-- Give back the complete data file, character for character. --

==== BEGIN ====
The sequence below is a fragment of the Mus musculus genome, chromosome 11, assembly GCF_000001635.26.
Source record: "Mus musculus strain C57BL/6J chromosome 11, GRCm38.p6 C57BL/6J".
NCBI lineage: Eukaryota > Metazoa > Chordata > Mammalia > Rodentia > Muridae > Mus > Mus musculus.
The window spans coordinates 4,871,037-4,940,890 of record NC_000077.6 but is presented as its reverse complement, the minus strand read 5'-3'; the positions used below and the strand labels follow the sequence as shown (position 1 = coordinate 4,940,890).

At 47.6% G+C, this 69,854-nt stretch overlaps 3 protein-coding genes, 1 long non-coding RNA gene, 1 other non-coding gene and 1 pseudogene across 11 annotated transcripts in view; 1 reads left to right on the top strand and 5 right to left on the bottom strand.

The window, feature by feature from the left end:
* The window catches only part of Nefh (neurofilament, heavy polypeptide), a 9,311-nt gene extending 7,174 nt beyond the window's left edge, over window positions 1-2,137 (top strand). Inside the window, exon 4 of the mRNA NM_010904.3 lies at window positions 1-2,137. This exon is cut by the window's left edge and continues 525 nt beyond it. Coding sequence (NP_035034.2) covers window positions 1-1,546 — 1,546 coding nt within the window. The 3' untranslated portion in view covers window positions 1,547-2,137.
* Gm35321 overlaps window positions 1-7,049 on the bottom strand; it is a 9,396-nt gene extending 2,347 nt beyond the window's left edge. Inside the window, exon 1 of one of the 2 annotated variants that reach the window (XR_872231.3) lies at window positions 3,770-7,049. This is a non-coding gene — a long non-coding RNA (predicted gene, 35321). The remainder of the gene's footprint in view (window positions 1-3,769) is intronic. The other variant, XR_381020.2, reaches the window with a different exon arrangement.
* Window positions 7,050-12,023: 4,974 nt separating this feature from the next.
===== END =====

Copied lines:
The sequence below is a fragment of the Mus musculus genome, chromosome 11, assembly GCF_000001635.26.
Source record: "Mus musculus strain C57BL/6J chromosome 11, GRCm38.p6 C57BL/6J".
NCBI lineage: Eukaryota > Metazoa > Chordata > Mammalia > Rodentia > Muridae > Mus > Mus musculus.
The window spans coordinates 4,871,037-4,940,890 of record NC_000077.6 but is presented as its reverse complement, the minus strand read 5'-3'; the positions used below and the strand labels follow the sequence as shown (position 1 = coordinate 4,940,890).

At 47.6% G+C, this 69,854-nt stretch overlaps 3 protein-coding genes, 1 long non-coding RNA gene, 1 other non-coding gene and 1 pseudogene across 11 annotated transcripts in view; 1 reads left to right on the top strand and 5 right to left on the bottom strand.

The window, feature by feature from the left end:
* The window catches only part of Nefh (neurofilament, heavy polypeptide), a 9,311-nt gene extending 7,174 nt beyond the window's left edge, over window positions 1-2,137 (top strand). Inside the window, exon 4 of the mRNA NM_010904.3 lies at window positions 1-2,137. This exon is cut by the window's left edge and continues 525 nt beyond it. Coding sequence (NP_035034.2) covers window positions 1-1,546 — 1,546 coding nt within the window. The 3' untranslated portion in view covers window positions 1,547-2,137.
* Gm35321 overlaps window positions 1-7,049 on the bottom strand; it is a 9,396-nt gene extending 2,347 nt beyond the window's left edge. Inside the window, exon 1 of one of the 2 annotated variants that reach the window (XR_872231.3) lies at window positions 3,770-7,049. This is a non-coding gene — a long non-coding RNA (predicted gene, 35321). The remainder of the gene's footprint in view (window positions 1-3,769) is intronic. The other variant, XR_381020.2, reaches the window with a different exon arrangement.
* Window positions 7,050-12,023: 4,974 nt separating this feature from the next.